(L-R Rachel Rath, Draven McConville (& Winston), Denise McQuaid)
In this longish read I ask three awesome networkers from my own inner circle to share some of their secrets and to give their opinions on a few of the more controversial aspects of what makes a good networker.
The three are independent film maker and producer Rachel Rath, tech entrepreneur and Klipboard founder/CEO Draven McConville and serial CEO & business strategist Denise McQuaid. All three just happen to be Irish.
Read on if you want to start building your own network or if you just need a bit of validation that the time & effort you’re already putting into networking is going to generate a worthwhile long term return. You may wonder why I chose entrepreneurs and self starters & my rationale is that they’re more likely than most to recognise early doors that there’s no alternative to building a network. There are just too many moving parts involved in creating a successful business to do everything yourself and you just never know when you (or someone else) is going to need a bit of help.
We’ll start with Rachel Rath who has recently returned to Ireland after many years living in Los Angeles. Rachel is an actress, film maker, performance artist, screenwriter, director and comedian.
As a film maker you operate internationally. How do you go about building a network from scratch when you relocate to a brand new location?
I’ve lived in Dublin, London, Los Angeles and New York and every move feels like starting over. I find it best to hit the ground running by having coffees with anyone and everyone who will meet me. These contacts usually come recommended by my current network. It’s relatively easy to meet film industry people. I concentrate on attending film markets, festivals, arthouse cinemas and seminars. Sometimes it can be difficult in a new city to hear about good networking opportunities so I create Google Alerts for my niche in each city. If I read in the trades that I’ve missed out on an event that might have been good to attend, I’ll make a calendar entry to make sure that I’m there next year. If I have a dry spell and feel a bit out of touch I search for “film” on the local invite sites, such as Eventbrite or Facebook, and scroll through until I find what looks like a quality opportunity. Before attending a market/festival I will search tags on my social media feeds, e.g. #Sundance, to see if I’m linked with anyone attending and connect with them. I post on social media in advance that I’m going to be attending and that usually spurs connections introducing me to others going too. I also like to get involved in my local community – I sat on the international committee of Women In Film Los Angeles, the board of Irish Equity, founded The Attic Studio, an arts organisation in Dublin, and I currently work with Irish Screen America New York and Los Angeles, so I’m not afraid of hard work and getting stuck in to rallying people together. Each of these networks has kept me inspired and kept bread on my table.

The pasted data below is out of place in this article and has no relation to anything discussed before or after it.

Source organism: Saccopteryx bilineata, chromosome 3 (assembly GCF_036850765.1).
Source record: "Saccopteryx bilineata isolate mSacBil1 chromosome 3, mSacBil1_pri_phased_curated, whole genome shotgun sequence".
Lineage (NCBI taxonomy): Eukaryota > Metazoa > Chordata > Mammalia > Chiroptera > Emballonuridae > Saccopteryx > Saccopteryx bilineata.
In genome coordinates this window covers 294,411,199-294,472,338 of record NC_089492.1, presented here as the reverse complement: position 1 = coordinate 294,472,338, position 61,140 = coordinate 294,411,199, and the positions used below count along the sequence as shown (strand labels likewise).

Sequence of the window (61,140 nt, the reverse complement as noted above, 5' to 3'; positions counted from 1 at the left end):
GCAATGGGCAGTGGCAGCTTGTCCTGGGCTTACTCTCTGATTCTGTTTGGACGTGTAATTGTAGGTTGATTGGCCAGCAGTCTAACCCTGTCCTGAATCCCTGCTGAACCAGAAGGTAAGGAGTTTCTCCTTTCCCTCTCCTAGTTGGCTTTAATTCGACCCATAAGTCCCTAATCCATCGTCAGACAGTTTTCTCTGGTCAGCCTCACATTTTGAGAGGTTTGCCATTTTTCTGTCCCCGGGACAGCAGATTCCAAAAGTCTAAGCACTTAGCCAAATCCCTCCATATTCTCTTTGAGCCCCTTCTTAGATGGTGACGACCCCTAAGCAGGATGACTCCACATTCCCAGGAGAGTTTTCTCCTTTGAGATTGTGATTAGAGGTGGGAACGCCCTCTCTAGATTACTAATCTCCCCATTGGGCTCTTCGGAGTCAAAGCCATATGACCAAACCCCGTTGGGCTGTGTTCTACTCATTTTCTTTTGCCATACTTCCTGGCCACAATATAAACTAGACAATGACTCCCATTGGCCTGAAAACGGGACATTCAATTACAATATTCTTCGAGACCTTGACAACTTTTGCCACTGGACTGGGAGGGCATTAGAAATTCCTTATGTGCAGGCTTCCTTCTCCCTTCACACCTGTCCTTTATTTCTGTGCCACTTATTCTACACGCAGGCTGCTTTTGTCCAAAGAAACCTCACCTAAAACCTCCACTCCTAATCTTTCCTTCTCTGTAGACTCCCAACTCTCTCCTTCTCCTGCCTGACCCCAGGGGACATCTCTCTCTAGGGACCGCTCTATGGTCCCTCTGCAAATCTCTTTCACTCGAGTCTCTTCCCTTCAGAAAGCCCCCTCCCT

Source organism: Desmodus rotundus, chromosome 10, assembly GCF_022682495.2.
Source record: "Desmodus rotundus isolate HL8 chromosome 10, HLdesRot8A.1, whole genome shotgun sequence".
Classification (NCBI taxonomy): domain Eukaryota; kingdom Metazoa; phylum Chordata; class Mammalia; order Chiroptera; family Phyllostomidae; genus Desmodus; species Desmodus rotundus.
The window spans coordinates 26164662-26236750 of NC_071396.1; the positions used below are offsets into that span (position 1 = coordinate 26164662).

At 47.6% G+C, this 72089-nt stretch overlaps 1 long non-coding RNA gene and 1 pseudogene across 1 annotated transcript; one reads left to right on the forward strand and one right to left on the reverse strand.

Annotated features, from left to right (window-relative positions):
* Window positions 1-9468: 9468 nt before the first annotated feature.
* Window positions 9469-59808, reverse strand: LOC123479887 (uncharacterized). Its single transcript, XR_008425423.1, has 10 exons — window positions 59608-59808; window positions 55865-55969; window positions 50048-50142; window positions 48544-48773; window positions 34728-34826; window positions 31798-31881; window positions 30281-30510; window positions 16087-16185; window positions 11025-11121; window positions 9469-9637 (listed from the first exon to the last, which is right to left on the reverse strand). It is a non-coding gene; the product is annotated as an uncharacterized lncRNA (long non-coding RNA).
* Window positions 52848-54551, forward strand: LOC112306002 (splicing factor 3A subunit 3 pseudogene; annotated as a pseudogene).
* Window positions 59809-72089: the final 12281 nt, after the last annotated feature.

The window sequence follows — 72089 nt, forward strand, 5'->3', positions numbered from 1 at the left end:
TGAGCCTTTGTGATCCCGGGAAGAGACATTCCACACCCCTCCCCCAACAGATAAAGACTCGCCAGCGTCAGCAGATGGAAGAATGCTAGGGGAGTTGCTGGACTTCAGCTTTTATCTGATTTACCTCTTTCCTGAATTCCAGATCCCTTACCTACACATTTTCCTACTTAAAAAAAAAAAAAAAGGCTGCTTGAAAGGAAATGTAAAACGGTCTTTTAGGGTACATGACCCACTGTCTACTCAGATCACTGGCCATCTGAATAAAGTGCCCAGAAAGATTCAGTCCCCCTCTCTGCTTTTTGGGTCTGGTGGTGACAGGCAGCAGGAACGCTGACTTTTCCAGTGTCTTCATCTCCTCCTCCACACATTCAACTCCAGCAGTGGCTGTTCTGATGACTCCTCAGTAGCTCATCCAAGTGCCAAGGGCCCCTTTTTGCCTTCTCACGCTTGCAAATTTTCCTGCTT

A lot of people choose to make most of their networking effort with other people in the same line of business. Good or bad idea?
It’s easy to get caught up in the comfort of your own circles but variety is certainly best. It’s great to meet people from all walks of life to inspire you and align you with your target markets. You get to hear about projects from their point of view. I really believe in the idea that in life you look for your family, people that are great fun around the barbecue and that you may one day collaborate with. I find art gallery openings great. They are more relaxed and most people are there to appreciate fine surroundings and are more willing to chat. This year I met the most interesting person at an airport – he’s from Belfast and works for Tesco, but is an amateur local historian and was able to give me insight into a project that I’m working on that other official sources didn’t list.